The findings of this study indicated that pupils enjoyed having the opportunity to share their thoughts and feelings with others, with a safe and respectful platform for this created through ‘Emotional Corners’. However, the findings of this enquiry which were obtained suggested that ‘Emotional Corners’ is extremely useful dependent on the class. Findings drawn from both primary and secondary stages suggest that the age and stage of pupils is vital in determining the success of the intervention, as evidence shows that younger pupils found the process stressful, leading to the intervention being cut short. The implementation of ‘emotional corners’ has shown to have a positive impact on pupils readiness to learn, with data showing that pupils were almost to fully ready to learn once they had shared how they were feeling, as it helped them concentrate better and feel more settled. However, the success of this intervention depends on the clear rules and expectations that are put in place by the teacher prior. Establishing these expectations will help ensure pupils know how to communicate with each other and that once the teacher calls time on the intervention it is not to be discussed further. With regards to the age and stage of pupils, initially younger pupils showed to select the emotion that they thought the teacher wanted them to answer. This should to be the emotion of happy or joyful. However, by the end of the enquiry, evidence has shown that pupils became more open and honest about their emotions and the reasoning given for their selection. External factors also showed to be pivotal in influencing pupils decisions and the honesty of their answers, with peer influences and term time such as after a holiday showing to be key factors. As practitioners, it was evident that ‘emotional corners’ greatly reduced the amount of time spent dealing with issues after lunch, therefore, increasing the amount of learning time for all pupils.

Conclusion & Implications for Future Practice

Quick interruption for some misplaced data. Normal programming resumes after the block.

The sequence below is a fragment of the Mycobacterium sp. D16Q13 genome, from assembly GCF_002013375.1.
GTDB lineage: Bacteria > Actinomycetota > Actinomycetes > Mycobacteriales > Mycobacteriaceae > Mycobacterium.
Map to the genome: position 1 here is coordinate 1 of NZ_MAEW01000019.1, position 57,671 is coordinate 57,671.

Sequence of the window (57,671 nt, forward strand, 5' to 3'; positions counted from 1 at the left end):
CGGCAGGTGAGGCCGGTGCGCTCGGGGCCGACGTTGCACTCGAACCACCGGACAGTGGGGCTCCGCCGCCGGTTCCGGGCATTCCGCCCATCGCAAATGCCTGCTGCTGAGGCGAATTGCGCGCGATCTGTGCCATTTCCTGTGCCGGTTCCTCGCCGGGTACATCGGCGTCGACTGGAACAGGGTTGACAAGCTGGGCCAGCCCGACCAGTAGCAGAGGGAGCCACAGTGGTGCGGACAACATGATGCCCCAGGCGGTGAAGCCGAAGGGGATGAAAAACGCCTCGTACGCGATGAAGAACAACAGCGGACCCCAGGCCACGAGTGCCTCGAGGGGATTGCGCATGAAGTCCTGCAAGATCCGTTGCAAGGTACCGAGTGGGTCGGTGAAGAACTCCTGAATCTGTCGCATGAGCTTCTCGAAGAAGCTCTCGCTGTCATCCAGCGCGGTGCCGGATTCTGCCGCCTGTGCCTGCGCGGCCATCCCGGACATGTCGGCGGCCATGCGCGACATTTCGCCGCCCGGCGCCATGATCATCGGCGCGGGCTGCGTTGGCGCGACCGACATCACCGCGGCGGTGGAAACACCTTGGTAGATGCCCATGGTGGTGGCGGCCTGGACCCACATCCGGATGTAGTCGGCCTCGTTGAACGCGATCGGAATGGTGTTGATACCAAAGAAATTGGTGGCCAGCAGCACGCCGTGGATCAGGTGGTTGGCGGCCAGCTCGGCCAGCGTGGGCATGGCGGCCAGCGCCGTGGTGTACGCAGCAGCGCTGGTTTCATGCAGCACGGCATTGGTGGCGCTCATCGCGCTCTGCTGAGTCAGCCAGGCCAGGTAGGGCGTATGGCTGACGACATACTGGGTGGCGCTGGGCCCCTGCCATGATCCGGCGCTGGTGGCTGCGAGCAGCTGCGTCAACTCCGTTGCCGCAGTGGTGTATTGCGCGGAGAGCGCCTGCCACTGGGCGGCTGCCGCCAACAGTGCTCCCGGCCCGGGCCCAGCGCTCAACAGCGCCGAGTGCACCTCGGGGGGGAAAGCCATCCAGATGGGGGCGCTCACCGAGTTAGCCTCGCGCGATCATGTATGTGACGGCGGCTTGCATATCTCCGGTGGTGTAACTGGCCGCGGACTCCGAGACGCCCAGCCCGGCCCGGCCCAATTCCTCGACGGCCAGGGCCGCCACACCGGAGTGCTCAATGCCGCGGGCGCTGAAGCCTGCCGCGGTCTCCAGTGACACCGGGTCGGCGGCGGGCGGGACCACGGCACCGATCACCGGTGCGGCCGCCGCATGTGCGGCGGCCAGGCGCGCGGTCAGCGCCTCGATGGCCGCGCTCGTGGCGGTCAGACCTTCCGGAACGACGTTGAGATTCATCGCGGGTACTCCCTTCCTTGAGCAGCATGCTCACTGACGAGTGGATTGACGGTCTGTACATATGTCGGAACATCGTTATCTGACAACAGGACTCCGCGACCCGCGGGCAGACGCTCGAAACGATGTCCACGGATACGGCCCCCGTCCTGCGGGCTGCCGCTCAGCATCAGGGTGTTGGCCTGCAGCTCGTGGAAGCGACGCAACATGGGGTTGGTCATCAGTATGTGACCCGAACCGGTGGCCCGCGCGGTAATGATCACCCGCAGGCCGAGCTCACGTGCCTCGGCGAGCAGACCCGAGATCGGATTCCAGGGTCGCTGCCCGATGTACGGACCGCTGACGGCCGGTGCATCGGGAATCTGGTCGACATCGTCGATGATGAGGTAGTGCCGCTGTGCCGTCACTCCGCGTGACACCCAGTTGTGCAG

This enquiry has highlighted a number of positive findings, including increased concentration levels, and improved quality in work. The methods used to evaluate and analyse this enquiry are conducive in aiding to conclude that ‘emotional corners’ can in fact have a positive impact on pupils readiness to learn. However, professional judgement plays a fundamental role in determining the success of the intervention on how pupils are ready to learn. For ‘emotional corners’ to be effective, pupils need to have an understanding of how they are feeling, therefore, exploring the emotions with pupils may be beneficial before starting the intervention. Furthermore, it was found that the more pupils became familiar with the intervention as a way of sharing their emotions, there was a reaction from many pupils to stop during different points of their learning to discuss their emotions. Therefore, it may be beneficial to consider making the intervention more flexible and increasing the number of times it is used on a week to week basis. Although professional judgement is required, the use of ‘emotional corners’ has shown to have a positive impact, as pupils enjoyed being given the opportunity to share their emotions, with many opting to be more open and honest with their responses as the enquiry progressed. Therefore, the implementation of these strategies within lesson is something worth continuing in the future. Due to the small scale of this enquiry, it is evident that the evidence gathered is not conclusive. However, evidence has shown that the implementation of ‘Emotion Corners’ had a positive impact on pupils readiness to learn for the majority of pupils, as well as their mental and emotional wellbeing.